FF – The Christmas After

I’m not sure about this week’s story. I wrote a 200 word version and have edited and reworked it so many times, I can’t tell if it loses the point. I’d love to hear your feedback, good and bad. And apologies in advance for using the C word when it’s barely even October!

Image copyright: Roger Bultot. So much to see here, but this is the story that stuck.

The Christmas After

That first Christmas after Mom left, Shannon knew things wouldn’t be the same. Last year, she’d got a big doll’s house with only a small tear in the wallpaper. Her one-legged Ken carried Barbie across the threshold and Dad had made little furniture out of cardboard boxes.

There was no big gift this year, but Dad appeared at the door holding a folded square of paper. “Christmas a little lean this year, Bubblegum” he said.

In Dad’s shaky handwriting, the note said “IOU: One afternoon window shopping”.

“Thanks!” she said, trying to mean it. “I only got you a hug.”


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41 responses to “FF – The Christmas After

  1. Great riposte from Shannon

  2. Methinks Shannon is a plucky kid and her brave spirit helps keep her Dad going.

  3. Ha, I have a similar tale of woe this week, not enough words! If you hadn’t added the disclaimer, though, I wouldn’t have known you’d had such a task cutting it down. Everything essential is there. A sad story but Dad is very lucky to have such a brave and uncomplaining daughter.

  4. Dear Jen,

    Such a poignant tale. Shannon is a quick thinker, isn’t she?



  5. Perhaps they rediscover the true meaning of Christmas. I think it worked well.

  6. Aw. While I can see this as a longer, more detailed story, it really packs a punch just the way it is.

  7. WildChild47

    It’s such a crazy, amazing image – it deserves more than a “100” — too much to see and imagine; I too had a wicked time editing, stripping back, because there is so much to capture, translate. That being said, I think your story stands strongly on it’s own. Finely tuned line, like “Last year, she’d got a big doll’s house with only a small tear in the wallpaper. Her one-legged Ken carried Barbie across the threshold and Dad had made little furniture out of cardboard boxes.” is damn perfect. It tells a complete tale – of all that’s running through their lives. And the ending, is perfect. It speaks about the parental longing, the sadness, and the daughter’s torn desire of wants and selfishness, while still trying to be supportive and understanding.

    To be honest, I think this is a good story.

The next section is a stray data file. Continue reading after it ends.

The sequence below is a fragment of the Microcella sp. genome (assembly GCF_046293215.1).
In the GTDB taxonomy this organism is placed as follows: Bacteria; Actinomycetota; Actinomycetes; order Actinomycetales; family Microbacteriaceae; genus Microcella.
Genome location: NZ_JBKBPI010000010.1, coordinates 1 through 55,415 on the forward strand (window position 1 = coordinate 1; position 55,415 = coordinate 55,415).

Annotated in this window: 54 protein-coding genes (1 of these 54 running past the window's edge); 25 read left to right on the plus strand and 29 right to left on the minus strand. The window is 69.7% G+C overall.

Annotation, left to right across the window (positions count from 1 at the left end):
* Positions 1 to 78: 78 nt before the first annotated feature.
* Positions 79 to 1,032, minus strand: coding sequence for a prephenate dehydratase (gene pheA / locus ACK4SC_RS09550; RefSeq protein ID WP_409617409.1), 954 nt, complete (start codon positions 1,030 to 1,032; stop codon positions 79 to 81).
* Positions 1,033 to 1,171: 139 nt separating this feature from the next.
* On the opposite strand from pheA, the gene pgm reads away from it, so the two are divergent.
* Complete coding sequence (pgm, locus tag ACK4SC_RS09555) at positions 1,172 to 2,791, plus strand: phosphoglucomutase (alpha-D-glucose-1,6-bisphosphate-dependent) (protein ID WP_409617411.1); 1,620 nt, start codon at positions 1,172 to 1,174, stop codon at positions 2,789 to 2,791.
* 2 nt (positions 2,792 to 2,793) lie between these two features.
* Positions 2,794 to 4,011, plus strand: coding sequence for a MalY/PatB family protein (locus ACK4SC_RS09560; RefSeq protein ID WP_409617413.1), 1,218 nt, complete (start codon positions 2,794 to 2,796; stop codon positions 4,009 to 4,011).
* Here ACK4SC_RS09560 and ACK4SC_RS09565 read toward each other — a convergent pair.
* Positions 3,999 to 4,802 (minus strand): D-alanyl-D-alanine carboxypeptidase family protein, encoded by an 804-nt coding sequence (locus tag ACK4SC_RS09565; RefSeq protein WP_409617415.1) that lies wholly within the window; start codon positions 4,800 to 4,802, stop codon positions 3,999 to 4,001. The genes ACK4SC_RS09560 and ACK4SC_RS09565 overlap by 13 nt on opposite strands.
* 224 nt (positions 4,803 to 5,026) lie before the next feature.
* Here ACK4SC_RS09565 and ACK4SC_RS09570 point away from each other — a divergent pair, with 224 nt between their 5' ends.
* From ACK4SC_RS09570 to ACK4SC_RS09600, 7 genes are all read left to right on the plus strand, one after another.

• Thank you, Wildchild. I’m glad that line got to stand – I wanted to show that they had never had much, but to Shannon this still feels like a truly barren Christmas. And I’m pleased you like the ending, it was one of the hardest bits of the edit, because I had so much to say about how both characters reacted to the note!

      • WildChild47

        I can appreciate what you’ve said 🙂 sometimes 100 words just isn’t enough, but with the wrangling effort, we can work something out. It’s a great practice, editing back. I’ve even deliberating taken a 500 word piece and cut by 50s right back to a 25 word blurb – talk about really learning to manipulate how things translate! Cheers! Hope you have a great rest of the week. 🙂

  8. michael1148humphris

    I enjoyed reading this, a hug in my view is worth a thousand presents

  9. You did such a good job with this story. OTOH it’s the saddest Christmas *ever* but at the same time it solidified the bond between the child and her father even stronger than it already was.

  10. So sweet.
    Great gifts.
    Covid has dampened festive spirit. But, thankfully, the love & hearty wishes are still alive.

  11. That’s a terrific story. The energetic editing only shows in the sense that the story is perfectly formed. I really admire the way you told us about their poverty even when mom was there, by describing the small defects in the dolls’ house.

  12. A great story and nothing was lost in the telling. Well done.

  13. This is sweet. I love one-legged Ken carrying Barbie over the threshold. Very imaginative.

  14. A touching tale, I thought her reaction to Dad’s modest offering was delightful.

    Here’s mine!

  15. Bear

    That was… can I say my childhood? I never really had “christmas” as most people think of it, not until I married. And oh, how my inlaws are sooooo greedy. It’s destroyed the holiday for me and I don’t look forward to it anymore. I’d much prefer if I could go back to that childhood and see it as a celebration of God’s love for his children… and not the tinsel, glitter and greed that it’s become. Sigh…..

    • I’m sorry to hear your contrasting experiences of Christmas have you Sighing, Bear. I think the idea that Christmas is ‘the best’ or ‘happiest’ time of year is such a bad one. It just puts pressure what should be a more quietly happy occasion. There’s a place for all kinds of celebration if we take the pressure off.

      • Bear

        Indeed there are, and Hubby and I have chosen that route the last few years and are happier for it… even if it means we don’t visit family.

  16. Yep. I can feel that. Well done.

  17. Wonderful story, and perfectly edited (I feel the pain though, mine had 170 words in the beginning). I love the details about the much-loved broken toys and the sadness and love between father and child come through clearly.

  18. I think you captured the spirit of Christmas as much more than just a pile of gifts.
    Well done.

  19. methinks, more important is that they each other.

  20. i mean, they still have each other. 🙂

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